References[edit]

  1. ^ Pisharath, Harshan (2009). Characterizing Endocrine Progenitors in Developing and Regenerating Zebrafish Pancreas. ProQuest. p. 7. ISBN 978-1-10-913251-9.
  2. ^ Ostrander, Gary K. (2000). The Laboratory Fish. San Diego: Academic Press. ISBN 978-0-12-529650-2.
  3. ^ Suehiro, M (1992). "Historical review of insulin and its preparations in pharmacopoeia (3). Fish insulins". Yakushigaku Zasshi (in Japanese). 27 (1): 32–39. PMID 11639701.
  4. ^ a b Intine, Robert V.; Olsen, Ansgar S.; Sarras, Michael P. (2013). "A zebrafish model of diabetes mellitus and metabolic memory". Journal of Visualized Experiments. 72: e50232. doi:10.3791/50232. PMC 3622110. PMID 23485929.
  5. ^ Fortin, Jessica S; Santamaria-Bouvier, Ariane; Lair, Stéphane; Dallaire, André D; Benoit-Biancamano, Marie-Odile (2015). "Anatomic and molecular characterization of the endocrine pancreas of a teleostean fish: Atlantic wolffish (Anarhichas lupus)". Zoological Studies. 54 (1): 21. doi:10.1186/s40555-014-0093-4.
  6. ^ Cutfield, JF; Cutfield, SM; Carne, A; Emdin, SO; Falkmer, S (1986). "The isolation, purification and amino-acid sequence of insulin from the teleost fish Cottus scorpius (daddy sculpin)". European Journal of Biochemistry / FEBS. 158 (1): 117–23. doi:10.1111/j.1432-1033.1986.tb09728.x. PMID 3525155.
  7. ^ Conlon, JM; Schmidt, WE; Gallwitz, B; Falkmer, S; Thim, L (1986). "Characterization of an amidated form of pancreatic polypeptide from the daddy sculpin (Cottus scorpius)". Regulatory Peptides. 16 (3–4): 261–268. doi:10.1016/0167-0115(86)90025-x. PMID 3562898.
  8. ^ Conlon, JM; Davis, MS; Falkmer, S; Thim, L (1987). "Structural characterization of peptides derived from prosomatostatins I and II isolated from the pancreatic islets of two species of teleostean fish: the daddy sculpin and the flounder". European Journal of Biochemistry / FEBS. 168 (3): 647–652. doi:10.1111/j.1432-1033.1987.tb13465.x. PMID 2889597.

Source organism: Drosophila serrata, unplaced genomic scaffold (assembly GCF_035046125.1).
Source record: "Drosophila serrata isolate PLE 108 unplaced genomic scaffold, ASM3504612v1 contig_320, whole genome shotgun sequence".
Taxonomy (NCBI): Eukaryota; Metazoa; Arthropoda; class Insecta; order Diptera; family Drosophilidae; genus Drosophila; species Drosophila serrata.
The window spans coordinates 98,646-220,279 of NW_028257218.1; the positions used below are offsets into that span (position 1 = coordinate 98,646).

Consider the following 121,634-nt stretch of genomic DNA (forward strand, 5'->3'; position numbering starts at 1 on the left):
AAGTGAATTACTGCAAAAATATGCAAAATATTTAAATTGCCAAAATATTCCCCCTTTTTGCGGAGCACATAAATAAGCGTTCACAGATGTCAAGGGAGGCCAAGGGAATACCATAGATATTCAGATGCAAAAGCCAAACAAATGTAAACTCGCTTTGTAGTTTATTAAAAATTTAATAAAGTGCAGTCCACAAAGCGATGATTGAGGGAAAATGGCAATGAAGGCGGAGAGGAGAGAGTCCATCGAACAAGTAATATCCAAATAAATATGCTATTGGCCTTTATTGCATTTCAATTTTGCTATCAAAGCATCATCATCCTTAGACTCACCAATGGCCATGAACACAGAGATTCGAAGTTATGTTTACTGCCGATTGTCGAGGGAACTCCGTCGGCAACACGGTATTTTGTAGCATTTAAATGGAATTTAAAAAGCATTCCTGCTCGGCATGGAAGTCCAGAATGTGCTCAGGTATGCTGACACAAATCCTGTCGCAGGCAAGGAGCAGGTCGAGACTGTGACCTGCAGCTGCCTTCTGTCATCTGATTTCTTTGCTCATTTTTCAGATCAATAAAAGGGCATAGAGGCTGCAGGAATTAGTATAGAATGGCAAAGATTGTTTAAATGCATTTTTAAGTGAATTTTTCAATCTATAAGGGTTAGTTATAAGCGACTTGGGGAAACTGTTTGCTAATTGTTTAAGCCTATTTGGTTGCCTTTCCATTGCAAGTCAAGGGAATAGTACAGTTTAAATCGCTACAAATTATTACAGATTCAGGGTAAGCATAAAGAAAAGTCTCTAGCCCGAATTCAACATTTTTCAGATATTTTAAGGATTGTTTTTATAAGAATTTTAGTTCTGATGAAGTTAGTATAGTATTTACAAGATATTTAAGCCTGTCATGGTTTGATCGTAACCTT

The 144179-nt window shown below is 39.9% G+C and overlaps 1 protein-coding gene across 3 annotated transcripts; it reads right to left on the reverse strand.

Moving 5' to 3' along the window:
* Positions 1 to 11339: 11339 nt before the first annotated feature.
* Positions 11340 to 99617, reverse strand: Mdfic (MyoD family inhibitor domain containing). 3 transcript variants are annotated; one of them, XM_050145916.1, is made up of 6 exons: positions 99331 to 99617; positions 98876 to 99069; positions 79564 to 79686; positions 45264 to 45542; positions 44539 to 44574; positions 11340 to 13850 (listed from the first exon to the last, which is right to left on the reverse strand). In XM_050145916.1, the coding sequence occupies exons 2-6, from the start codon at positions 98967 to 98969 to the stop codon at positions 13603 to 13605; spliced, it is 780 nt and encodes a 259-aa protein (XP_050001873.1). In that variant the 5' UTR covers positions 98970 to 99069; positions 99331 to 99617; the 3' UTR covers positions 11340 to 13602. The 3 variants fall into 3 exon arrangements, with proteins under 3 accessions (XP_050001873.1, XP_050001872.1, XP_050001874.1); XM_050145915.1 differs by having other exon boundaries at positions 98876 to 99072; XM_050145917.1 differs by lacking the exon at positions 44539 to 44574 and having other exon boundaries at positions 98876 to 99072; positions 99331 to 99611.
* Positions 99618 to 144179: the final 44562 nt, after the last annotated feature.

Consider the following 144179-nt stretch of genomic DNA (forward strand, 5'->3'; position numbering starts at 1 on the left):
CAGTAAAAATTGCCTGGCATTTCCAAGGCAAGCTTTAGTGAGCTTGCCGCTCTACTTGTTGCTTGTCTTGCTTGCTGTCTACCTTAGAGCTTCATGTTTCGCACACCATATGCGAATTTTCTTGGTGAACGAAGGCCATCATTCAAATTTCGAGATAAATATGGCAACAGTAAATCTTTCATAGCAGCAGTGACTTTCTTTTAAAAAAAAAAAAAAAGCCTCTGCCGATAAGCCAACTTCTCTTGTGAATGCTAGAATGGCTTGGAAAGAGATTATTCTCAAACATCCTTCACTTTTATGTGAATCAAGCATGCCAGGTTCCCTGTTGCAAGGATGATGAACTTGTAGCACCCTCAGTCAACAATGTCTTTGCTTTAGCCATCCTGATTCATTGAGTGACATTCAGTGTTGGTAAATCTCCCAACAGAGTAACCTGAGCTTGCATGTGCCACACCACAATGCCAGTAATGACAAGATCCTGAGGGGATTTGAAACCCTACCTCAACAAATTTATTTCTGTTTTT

9. ^ a b Wright JR, Jr; Pohajdak, B (2001). "Cell therapy for diabetes using piscine islet tissue". Cell Transplantation. 10 (2): 125–143. doi:10.3727/000000001783986864. PMID 11332627.
  10. ^ a b Nguyen, TM; Wright JR, Jr; Nielsen, PF; Conlon, JM (1995). "Characterization of the pancreatic hormones from the Brockmann body of the tilapia: implications for islet xenograft studies". Comparative Biochemistry and Physiology C. 111 (1): 33–44. doi:10.1016/0742-8413(95)00023-z. PMID 7656183.
  11. ^ Wright, J. R.; Polvi, S.; Maclean, H. (1992). "Experimental transplantation with principal islets of teleost fish (Brockmann bodies). Long-term function of tilapia islet tissue in diabetic nude mice". Diabetes. 41 (12): 1528–1532. doi:10.2337/diab.41.12.1528. PMID 1446792.
  12. ^ Yang, Hua; Dickson, Brendan C.; O'Hali, Wael; Kearns, Heather; Wright, James R. (1997). "Functional comparison of mouse, rat, and fish islet grafts transplanted into diabetic nude mice". General and Comparative Endocrinology. 106 (3): 384–388. doi:10.1006/gcen.1997.6878. PMID 9204372.
  13. ^ Wright, J. R.; Pohajdak, B.; Xu, B.-Y.; Leventhal, J. R. (2004). "Piscine islet xenotransplantation". ILAR Journal. 45 (3): 314–323. doi:10.1093/ilar.45.3.314. PMID 15229378.
  14. ^ Wright, James R.; Yang, Hua; Hyrtsenko, Olga; Xu, Bao-You; Yu, Weiming; Pohajdak, Bill (2014). "A review of piscine islet xenotransplantation using wild-type tilapia donors and the production of transgenic tilapia expressing a "humanized" tilapia insulin". Xenotransplantation. 21 (6): 485–495. doi:10.1111/xen.12115. PMC 4283710. PMID 25040337.